Bart Pfankuch / S.D. News Watch
When Lauren Schroeder sought justice for her son who she said was physically abused by employees of Aurora Plains Academy, she grew frustrated that no one would listen. Schroeder said after an independent investigator with Child's Voice at Sanford Children's Hospital in Sioux Falls and an officer with the Aberdeen Police Department both confirmed her son's injuries, she tried to get local authorities involved to hold academy employees accountable.
Gov. Kristi Noem has ordered the state Department of Social Services to enact a series of wide-ranging reforms intended to improve the safety of youths sent to privately run treatment facilities across South Dakota. The governor's announcement came in response to an investigative report published June 5 by South Dakota News Watch that uncovered a decade-long pattern of physical, sexual and psychological abuse of youths at Aurora Plains Academy, a privately run, government-funded intensive residential treatment facility in Plankinton.
The stories of abuse and anguish told by former employees, former residents and parents of residents paint a frightening picture of what has taken place over the past decade at the Aurora Plains Academy intensive youth treatment facility in Plankinton.
Youths and young adults housed at the Aurora Plains Academy in Plankinton, S.D. have endured physical, mental and sexual abuse by employees amid an internal culture of secrecy and limited state government oversight, according to public documents and testimony from former residents and employees of the facility.
The intensely partisan and politicized national debate over immigration policies has cast a cloud of uncertainty over guest worker programs that for years have helped provide employees to seasonal South Dakota businesses that cannot find enough American workers. The viability of some businesses in the tourism, agricultural and construction industries are at stake if federal programs that bring foreign workers to South Dakota each summer are not stabilized soon.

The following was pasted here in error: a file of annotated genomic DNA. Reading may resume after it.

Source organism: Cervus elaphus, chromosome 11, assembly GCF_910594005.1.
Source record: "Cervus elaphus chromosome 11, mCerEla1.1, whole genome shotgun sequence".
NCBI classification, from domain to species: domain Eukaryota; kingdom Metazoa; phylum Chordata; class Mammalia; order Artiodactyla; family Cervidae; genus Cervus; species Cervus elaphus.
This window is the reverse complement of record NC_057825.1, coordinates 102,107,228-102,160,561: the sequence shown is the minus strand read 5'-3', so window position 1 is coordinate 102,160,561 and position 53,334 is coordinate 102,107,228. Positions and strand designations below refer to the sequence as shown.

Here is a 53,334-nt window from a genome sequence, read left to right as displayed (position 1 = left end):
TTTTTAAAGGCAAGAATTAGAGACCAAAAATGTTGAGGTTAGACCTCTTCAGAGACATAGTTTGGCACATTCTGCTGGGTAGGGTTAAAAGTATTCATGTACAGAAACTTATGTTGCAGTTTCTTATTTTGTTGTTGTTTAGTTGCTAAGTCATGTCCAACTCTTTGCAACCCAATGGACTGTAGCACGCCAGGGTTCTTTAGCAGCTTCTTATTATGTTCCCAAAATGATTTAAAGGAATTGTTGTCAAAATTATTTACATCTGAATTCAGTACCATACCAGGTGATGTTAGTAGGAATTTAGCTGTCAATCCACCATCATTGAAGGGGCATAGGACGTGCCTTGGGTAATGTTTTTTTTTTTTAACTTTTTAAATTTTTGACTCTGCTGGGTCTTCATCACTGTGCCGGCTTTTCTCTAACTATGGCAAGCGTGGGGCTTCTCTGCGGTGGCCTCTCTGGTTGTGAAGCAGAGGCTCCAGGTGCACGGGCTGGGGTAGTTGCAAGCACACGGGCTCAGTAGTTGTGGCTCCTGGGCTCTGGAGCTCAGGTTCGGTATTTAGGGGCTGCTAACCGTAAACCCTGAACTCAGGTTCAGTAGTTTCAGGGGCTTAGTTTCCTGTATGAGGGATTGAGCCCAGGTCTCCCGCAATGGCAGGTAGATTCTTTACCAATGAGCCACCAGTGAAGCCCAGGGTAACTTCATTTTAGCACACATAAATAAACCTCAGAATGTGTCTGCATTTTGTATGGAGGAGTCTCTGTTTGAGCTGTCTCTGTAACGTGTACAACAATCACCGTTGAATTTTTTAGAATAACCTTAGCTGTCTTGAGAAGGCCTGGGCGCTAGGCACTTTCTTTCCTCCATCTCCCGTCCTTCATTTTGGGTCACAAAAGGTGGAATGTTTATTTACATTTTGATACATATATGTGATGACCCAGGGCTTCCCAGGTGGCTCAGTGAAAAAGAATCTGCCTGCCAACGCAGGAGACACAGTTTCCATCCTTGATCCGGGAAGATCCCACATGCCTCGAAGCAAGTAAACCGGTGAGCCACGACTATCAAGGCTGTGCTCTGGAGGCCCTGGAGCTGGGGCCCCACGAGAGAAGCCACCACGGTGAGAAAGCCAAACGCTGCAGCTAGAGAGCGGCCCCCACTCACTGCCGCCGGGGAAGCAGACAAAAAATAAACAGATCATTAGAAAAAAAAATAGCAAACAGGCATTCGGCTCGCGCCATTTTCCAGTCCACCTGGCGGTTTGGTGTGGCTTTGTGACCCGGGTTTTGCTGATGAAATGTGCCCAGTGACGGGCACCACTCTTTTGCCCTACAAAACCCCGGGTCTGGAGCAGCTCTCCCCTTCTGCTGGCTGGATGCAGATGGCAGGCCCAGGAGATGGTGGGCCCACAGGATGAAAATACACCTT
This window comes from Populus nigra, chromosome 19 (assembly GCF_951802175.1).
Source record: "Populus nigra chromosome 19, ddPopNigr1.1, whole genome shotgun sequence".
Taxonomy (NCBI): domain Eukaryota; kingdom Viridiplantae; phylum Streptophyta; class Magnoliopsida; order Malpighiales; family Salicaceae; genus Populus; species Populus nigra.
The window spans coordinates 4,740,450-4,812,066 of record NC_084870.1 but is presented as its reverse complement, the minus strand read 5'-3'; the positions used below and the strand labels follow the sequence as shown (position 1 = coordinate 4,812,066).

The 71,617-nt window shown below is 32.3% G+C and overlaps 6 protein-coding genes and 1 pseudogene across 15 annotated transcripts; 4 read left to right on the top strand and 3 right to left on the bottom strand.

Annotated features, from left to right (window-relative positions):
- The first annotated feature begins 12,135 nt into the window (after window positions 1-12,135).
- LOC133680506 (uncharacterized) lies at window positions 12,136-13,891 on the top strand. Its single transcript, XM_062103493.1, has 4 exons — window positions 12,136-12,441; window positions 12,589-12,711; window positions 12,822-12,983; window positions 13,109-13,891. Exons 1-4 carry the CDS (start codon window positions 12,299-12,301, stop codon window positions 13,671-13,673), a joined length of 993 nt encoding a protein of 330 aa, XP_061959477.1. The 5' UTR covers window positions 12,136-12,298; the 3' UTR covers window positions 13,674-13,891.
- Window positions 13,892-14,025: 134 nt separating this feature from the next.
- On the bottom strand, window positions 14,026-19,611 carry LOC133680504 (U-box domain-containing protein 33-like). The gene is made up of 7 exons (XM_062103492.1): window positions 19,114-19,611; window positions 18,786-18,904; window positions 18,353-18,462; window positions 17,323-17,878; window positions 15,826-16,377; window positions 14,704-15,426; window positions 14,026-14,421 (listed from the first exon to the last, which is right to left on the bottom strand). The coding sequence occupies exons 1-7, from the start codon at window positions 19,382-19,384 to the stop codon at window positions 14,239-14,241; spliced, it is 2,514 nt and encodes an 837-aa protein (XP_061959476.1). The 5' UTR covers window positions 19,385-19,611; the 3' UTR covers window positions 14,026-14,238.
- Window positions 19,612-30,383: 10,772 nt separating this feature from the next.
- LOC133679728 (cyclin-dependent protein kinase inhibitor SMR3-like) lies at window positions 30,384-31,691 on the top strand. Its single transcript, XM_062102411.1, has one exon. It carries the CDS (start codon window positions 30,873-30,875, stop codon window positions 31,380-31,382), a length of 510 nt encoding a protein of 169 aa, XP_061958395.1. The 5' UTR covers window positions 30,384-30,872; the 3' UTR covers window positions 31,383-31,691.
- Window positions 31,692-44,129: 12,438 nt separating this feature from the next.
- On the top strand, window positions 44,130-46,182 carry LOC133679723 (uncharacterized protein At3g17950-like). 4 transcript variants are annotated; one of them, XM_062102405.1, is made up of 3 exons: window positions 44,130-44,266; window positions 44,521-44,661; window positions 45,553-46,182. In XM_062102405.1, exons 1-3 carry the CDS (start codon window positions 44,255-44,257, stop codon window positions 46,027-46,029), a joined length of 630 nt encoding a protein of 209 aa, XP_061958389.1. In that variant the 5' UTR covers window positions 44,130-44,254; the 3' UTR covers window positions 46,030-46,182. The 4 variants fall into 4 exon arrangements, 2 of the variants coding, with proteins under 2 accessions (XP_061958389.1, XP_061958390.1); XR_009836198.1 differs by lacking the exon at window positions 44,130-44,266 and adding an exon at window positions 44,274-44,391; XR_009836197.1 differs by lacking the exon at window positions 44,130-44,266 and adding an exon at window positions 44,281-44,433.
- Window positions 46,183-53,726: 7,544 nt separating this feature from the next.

South Dakota infants are dying in their sleep at a rate far higher than the national average and among neighboring states, but new efforts are underway to save babies from a cause of death that health experts say is mostly preventable. From 2013 to 2017, more than 70 percent of infant deaths that occurred after hospital discharge in South Dakota were due to sleep-related causes, according to the state Department of Health.
More than 40,000 South Dakota children, from infants to teenagers, live in families with incomes low enough to qualify for the federal food stamp program, creating challenges to obtaining a fruitful childhood and a prosperous life in adulthood. The number of children in South Dakota families receiving aid in the federal Supplemental Nutrition Assistance Program rose by 47 percent from 2007 to 2017.
Every year, about 30 percent of South Dakota high school graduates who enroll in a state university must take remedial courses in math or English because they don't test high enough in those topics. Those courses cost the students about $1,000 per class and provide them with no college credit. The classes are designed to help college-bound students catch up and be ready to take algebra, English composition or other basic classes needed to graduate.
Jobs are plentiful in South Dakota, but most positions pay well below the national average and far lower than neighboring states. In fact, South Dakota has the third-lowest average wage for employed people in the country behind only Arkansas and Mississippi. An analysis shows that the lowest-paying jobs—in office support, food service and sales—dominate the state workforce.
The pending closure of Shopko department stores may have devastating effects on six South Dakota small towns that will suffer job losses, decreased access to basic necessities and sales-tax reductions that could limit municipal services.